Up, Up and Blown Away by Aerial Productions International
Aerial Productions International has proven that bigger isn’t always better by maintaining and flying the world’s smallest jet.
The Tucson-based small business supports professional engineering efforts for the development of advanced aerial systems, and provides small jets for military training exercises.
Coming in at just 12 feet long, under 500 pounds and with a wingspan of 17 feet, API’s SMART-1 (Small Manned Aerial Radar Target) is the only Defense Intelligence Agency certified cruise missile surrogate—meaning it can mimic a cruise missile for the purposes of military training exercises. These military exercises include anything from early systems testing, unit training, major threat exercises and homeland defense development.
A stalwart foundation and passion for aviation helped API rise and take off to new heights since its establishment. President Bob Bishop grew up in the co-pilot’s seat – his father owned a large crop dusting business outside of Phoenix. Bishop’s own career in aviation includes serving as an experimental test pilot, an airshow demonstration pilot and as the founder of the Freedom Team, which flies the SMART-1.
“Our unique services are one-of-a-kind so we don’t have many drop-in customers,” said Peter McNall, vice president of operations for API. “We strive to stay relevant and operationally tethered to the requirements of major programs and keep in contact with former clients as programs mature and requirements grow.”
The SMART-1’s size, maneuverability and manned features have made the jet’s popularity skyrocket, even being featured on the History Channel’s “More James Bond Gadgets” special.
But the team behind the SMART-1 at API is as equally impressive and savvy.
“We have a small work force that has a great sense of pride and ownership,” he said. “That pride translates to a tireless commitment to providing excellent service and quality. This isn’t a job but a passion.”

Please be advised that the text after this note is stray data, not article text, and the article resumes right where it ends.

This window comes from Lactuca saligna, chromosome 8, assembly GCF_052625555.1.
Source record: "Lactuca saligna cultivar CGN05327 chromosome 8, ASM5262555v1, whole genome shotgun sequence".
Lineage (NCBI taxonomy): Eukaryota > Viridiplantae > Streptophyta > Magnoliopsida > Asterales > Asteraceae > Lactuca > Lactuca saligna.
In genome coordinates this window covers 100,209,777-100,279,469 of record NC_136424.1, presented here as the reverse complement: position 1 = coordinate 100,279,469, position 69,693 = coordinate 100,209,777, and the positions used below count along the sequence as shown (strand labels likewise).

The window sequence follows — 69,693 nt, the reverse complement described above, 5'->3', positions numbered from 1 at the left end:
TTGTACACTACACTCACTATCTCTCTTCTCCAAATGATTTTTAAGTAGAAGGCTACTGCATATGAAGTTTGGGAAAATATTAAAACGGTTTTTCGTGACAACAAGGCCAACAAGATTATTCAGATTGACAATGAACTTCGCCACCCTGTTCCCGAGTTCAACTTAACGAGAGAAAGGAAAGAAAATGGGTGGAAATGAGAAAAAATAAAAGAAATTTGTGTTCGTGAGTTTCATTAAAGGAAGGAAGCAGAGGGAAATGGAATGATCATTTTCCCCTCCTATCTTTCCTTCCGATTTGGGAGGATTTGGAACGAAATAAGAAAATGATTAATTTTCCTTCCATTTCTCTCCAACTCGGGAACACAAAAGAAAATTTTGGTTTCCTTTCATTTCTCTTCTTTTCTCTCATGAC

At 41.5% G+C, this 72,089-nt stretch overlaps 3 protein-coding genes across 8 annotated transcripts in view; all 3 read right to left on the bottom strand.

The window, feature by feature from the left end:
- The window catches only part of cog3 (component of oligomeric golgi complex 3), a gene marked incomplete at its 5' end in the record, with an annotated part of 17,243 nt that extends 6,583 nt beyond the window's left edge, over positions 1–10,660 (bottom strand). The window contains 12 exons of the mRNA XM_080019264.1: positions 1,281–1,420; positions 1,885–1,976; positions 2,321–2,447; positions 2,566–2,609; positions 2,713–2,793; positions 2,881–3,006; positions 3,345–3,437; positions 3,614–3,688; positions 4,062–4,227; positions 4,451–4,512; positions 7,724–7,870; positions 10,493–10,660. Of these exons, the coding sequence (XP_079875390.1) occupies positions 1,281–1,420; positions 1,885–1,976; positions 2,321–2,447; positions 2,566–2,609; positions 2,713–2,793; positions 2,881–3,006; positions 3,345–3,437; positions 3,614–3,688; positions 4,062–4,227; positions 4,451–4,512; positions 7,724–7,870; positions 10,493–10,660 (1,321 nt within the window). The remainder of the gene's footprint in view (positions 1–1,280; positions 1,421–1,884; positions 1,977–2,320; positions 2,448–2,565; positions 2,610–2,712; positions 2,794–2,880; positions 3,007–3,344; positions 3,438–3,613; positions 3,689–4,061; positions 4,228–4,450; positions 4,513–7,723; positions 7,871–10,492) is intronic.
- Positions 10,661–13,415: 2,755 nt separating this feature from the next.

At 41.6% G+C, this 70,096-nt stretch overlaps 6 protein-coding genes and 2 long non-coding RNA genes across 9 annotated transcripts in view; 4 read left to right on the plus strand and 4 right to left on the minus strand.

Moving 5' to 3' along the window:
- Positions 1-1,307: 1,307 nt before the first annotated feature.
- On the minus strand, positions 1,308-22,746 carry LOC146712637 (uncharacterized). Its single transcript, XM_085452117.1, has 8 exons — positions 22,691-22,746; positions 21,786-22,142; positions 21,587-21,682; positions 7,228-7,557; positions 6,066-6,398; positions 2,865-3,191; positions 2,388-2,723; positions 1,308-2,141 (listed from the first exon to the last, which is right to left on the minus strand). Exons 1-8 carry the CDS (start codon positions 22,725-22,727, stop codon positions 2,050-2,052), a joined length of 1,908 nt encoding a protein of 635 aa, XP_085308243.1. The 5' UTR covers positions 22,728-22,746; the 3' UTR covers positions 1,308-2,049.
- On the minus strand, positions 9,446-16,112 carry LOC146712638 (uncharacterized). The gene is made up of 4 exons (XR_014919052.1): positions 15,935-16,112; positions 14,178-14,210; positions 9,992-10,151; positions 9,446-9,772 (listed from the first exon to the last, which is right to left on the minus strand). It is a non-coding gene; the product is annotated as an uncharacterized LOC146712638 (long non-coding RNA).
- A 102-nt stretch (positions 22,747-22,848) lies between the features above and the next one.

With two operational jets at their disposal, API has its sights set higher with plans to fly a newly built aircraft with more improved features like the jet’s data transmission and turn-around speed that they hope will excite and capture new markets. Since these aircrafts are experimental and classified under research and development, they are not for sale to the general public.
“We see expanding potential to provide new services for our military and governmental partners. We are only limited by our imagination to what new services we can provide with our small jet aircraft.”
API hopes to have a fourth aircraft built by the end of this year. Some might dismiss this goal as the business having its head in the clouds, but API and the SMART-1 are too busy flying amongst them and revolutionizing aviation to slow down.
“We believe in our mission and the importance of the work we do. We have a strong commitment to our employees and our clients. This is exciting work for us and we see the future requirements for our service expanding.”
The world should buckle up, because API has a license to thrill.